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Battle of Agincourt Commemoration

Hi. I think by now you have guessed how little I have time to blog. But I suppose it would be a great mistake not to mention the 600th Commemoration of the legendary Battle of Agincourt. There's a whole website dedicated to it, if you want to know more about people's seriousness when it comes to this event.

Tho only reason why I remember the date, why I care about it, seeing that I am no Englishman nor Frenchman, is Shakespeare. I believe that I'm not the only person in the world who spends a slot in his memory for Julius Caesar's death-day and the Battle of Agincourt/Crispin Day just because Shakespeare mentioned them. So, let's get straight to Shakespeare and his half-deified King Henry V.

When I think of Agincourt, the first thing that comes to mind is the Crispin Day Speech. Naturally. It's hard to choose a favourite among all the actors that have played Henry V. As many other Shakespeare's characters and speeches, this can be highly personalised by any…

Citing Scriptures: Everything That Is, Has Been Before

I was reading Ecclesiastes the other day, and found the verse that I was looking for - the one that I was reminded of when I read Sonnet 59. 
It's Ecclesiastes 1:9, 10 (KJV).
The thing that hath been, it is that which shall be; and that which is done is that which shall be done: and there is no new thing under the sun.
Is there any thing whereof it may be said, See, this is new? it hath been already of old time, which was before us.  But Shakespeare's Sonnet 59 is a (not so) subtle refutation to the verses' argument that the world repeats itself. Here's what the Bard says about his friend.
If there be nothing new, but that which is
Hath been before, how are our brains beguil'd,
Which, labouring for invention, bear amiss
The second burthen of a former child!
O, that record could with a backward look,
Even of five hundred courses of the sun,
Show me your image in some antique book,
Since mind at first in character was done!
That I might see what the old world could say
To thi…

Say It Like Shakespeare: Motivational Quotes

Do you feel bad today? Do you feel like your problems are Everest-like, so tall and unconquerable? Or even worse, Pompei-like, dark and deadly? Do you need a boost of motivation to help you through the day? Let's do it Shakespeare's way.
There is nothing either good or bad, but thinking makes it so. - Hamlet Even the emotional-sometimes-homicidal-sometimes-suicidal Hamlet knows this. Be positive. It's not that bad. It's just our paranoia. We'll get through it.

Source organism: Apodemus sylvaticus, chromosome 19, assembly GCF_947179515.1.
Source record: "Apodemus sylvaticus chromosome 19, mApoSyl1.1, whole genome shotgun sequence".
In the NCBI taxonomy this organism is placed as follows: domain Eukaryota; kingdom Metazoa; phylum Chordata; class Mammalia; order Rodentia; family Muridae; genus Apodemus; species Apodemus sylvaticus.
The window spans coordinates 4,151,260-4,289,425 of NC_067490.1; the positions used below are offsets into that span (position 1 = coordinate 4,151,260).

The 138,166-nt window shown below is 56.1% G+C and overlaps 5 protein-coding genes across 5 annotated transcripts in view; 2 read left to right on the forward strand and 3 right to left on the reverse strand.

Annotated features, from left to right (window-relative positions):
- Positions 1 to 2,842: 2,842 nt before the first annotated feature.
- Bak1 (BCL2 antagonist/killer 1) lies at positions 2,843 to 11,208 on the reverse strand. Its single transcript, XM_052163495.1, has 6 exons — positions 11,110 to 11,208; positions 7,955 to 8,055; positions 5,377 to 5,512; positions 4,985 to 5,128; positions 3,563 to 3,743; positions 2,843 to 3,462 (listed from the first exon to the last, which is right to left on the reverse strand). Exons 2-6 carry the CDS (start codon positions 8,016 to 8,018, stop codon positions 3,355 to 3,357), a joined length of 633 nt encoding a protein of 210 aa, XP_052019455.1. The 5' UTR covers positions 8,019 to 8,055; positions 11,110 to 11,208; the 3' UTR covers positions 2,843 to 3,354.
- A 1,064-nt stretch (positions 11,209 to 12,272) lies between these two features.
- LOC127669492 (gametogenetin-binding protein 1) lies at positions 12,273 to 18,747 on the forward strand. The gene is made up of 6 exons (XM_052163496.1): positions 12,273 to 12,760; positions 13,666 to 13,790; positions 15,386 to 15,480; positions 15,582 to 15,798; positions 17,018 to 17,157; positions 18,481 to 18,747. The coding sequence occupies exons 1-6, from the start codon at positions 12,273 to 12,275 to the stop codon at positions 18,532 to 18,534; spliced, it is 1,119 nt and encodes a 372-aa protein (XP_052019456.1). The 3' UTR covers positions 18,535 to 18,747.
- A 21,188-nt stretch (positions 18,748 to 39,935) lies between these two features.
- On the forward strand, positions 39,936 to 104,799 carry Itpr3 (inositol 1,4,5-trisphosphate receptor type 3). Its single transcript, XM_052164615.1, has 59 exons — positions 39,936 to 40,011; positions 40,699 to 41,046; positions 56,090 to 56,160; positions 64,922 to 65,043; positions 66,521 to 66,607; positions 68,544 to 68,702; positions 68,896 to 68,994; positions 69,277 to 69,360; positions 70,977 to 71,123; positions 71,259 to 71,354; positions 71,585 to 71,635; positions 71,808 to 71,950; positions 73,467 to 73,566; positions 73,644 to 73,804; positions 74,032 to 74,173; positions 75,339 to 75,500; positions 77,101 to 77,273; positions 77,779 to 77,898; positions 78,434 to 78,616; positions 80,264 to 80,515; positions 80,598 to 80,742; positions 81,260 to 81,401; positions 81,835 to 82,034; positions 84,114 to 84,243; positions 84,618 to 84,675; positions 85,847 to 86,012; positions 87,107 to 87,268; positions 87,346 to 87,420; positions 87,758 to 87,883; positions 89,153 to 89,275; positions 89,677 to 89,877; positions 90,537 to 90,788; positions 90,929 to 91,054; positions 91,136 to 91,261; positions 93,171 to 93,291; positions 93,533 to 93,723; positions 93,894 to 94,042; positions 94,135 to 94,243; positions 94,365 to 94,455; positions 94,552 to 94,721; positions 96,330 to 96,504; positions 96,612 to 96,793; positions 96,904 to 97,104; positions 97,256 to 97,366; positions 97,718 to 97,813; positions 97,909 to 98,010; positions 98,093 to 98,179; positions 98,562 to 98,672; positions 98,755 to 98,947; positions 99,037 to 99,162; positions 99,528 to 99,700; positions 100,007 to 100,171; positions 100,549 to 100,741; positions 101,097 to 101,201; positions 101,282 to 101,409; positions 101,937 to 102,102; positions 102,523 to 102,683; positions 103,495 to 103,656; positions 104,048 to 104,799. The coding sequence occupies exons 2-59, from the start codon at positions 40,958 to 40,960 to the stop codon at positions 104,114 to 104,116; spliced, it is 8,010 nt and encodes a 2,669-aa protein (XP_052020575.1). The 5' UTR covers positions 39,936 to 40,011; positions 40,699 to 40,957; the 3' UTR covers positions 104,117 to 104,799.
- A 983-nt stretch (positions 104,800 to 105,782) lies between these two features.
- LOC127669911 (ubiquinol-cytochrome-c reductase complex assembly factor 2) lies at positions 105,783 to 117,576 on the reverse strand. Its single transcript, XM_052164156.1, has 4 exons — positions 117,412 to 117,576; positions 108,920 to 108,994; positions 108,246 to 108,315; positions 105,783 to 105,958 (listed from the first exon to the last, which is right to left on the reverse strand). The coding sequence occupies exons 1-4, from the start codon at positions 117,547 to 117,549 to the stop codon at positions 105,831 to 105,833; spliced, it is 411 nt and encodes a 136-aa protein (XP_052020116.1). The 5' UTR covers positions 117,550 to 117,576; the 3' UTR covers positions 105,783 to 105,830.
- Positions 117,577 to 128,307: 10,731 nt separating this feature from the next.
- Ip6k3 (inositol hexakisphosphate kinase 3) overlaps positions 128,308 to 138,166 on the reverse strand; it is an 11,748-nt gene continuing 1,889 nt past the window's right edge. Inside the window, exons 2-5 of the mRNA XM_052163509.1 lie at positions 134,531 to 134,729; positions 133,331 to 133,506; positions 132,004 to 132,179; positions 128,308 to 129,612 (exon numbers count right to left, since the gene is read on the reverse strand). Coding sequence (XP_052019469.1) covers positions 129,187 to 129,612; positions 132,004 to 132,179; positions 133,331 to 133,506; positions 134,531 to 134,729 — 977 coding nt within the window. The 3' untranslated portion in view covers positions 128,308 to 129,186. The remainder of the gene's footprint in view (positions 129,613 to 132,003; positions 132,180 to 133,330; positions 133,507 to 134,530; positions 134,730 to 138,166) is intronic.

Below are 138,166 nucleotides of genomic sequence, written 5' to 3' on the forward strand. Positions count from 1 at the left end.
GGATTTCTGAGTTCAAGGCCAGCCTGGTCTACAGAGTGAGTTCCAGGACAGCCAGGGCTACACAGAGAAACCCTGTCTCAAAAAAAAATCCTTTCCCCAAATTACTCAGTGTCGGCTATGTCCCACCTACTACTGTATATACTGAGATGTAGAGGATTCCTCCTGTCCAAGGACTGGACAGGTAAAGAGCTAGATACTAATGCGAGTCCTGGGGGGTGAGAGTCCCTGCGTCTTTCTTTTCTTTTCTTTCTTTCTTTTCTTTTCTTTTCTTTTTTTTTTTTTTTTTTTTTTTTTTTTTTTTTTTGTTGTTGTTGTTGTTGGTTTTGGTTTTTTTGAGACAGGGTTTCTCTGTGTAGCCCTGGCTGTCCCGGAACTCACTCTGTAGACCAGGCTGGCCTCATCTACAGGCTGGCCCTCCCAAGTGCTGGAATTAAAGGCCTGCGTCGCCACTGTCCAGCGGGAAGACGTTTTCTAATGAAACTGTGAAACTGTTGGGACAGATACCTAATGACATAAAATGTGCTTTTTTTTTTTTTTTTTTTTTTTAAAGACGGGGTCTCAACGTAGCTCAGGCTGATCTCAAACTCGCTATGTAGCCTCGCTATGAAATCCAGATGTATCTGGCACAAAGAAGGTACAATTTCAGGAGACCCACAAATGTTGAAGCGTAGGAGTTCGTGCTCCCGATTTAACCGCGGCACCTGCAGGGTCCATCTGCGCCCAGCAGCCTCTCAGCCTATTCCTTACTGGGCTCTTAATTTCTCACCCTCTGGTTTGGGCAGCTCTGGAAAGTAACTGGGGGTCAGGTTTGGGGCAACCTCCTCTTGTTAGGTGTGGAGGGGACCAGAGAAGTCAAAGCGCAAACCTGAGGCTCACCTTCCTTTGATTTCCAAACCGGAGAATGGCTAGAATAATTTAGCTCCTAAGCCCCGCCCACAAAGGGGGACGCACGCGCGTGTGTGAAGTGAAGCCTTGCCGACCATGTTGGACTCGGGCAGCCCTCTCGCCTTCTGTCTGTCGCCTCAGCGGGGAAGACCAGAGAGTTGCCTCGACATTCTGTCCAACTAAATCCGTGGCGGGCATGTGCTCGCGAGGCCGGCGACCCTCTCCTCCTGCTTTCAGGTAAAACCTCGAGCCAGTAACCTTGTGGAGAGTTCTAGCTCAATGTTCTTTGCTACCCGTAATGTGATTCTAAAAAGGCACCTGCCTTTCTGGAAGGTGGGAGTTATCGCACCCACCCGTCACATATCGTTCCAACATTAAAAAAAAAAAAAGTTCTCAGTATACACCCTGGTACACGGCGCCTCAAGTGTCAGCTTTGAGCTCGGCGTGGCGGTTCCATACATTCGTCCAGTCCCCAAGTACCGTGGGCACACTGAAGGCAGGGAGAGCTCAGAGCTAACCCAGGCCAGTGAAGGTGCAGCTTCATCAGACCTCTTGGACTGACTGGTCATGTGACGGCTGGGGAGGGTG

Extremities are the trier of spirits. Common chances common men could bear. - Coriolanus Despite being a bad mother, Volumnia gives Martius a good advice. Don't be a common man! Prove ourselves better than what they think. Stretch the boundaries, try the extremes, be amazing.
All things are ready if our minds be so. - Henry V King Hal was going to war when he said this line. We're probably not going to any mortal combat today. However, the words still stand. Prepare your mind, and go.
There is some so…

Will Power - Shakespeare Triumphs in a Musical

If Tom Hiddleston has made girls learning St Crispin's Day speech by heart, Christian Borle has just sung Sonnet 18 into their minds.

I am talking about one of the latest musical sensations - Something Rotten!

The plot basically involves two brothers who really want to make a hit in Renaissance theatre world. It won't be easy for them, because at he very top of that same world reigns William Shakespeare. One of the brother, Nigel, is definitely okay with being his fan, but the older brother, Nick, has some issue about it. He makes it really clear that he hates Shakespeare.

I definitely side with his younger brother, especially after the performance of these two of the musical numbers:


Interpretation of Shakespeare as a narcissistic rock star idol of his age, although probably exaggerated, works really fine with me. As too turning Sonnet 18 and Richard III's opening lines into a rock song. Christian Borle makes it really hard not to sing along. Some Shakespeare knowledge wo…

What Face Can Launch a Thousand Ships? "If"

Last week by chance I happened to listen to this song for the first time in my life.


Before, I had had no idea that the song existed. So I just half-listened to it, about how a picture worth a thousand words, and thought, "Good old proverb." In fact, I had a full entry in my diary discussing how a word could give you a thousand pictures as well.

However, when the song went to the second stanza, it went, "If a face could launch a thousand ships..," and I just immediately straightened my back.

"A face that launched a thousand ships," I thought. "It's Marlowe."

In his play Doctor Faustus, his character Faust was talking about the legendary Helen of Troy, the cause of Trojan War and the ultimate destruction of the city.

"Was this the face that launch'd a thousand ships,
And burnt the topless towers of Ilium--"

I know that is article is so trivial. It is more like a diary entry than anything worth putting in one's blog. However,…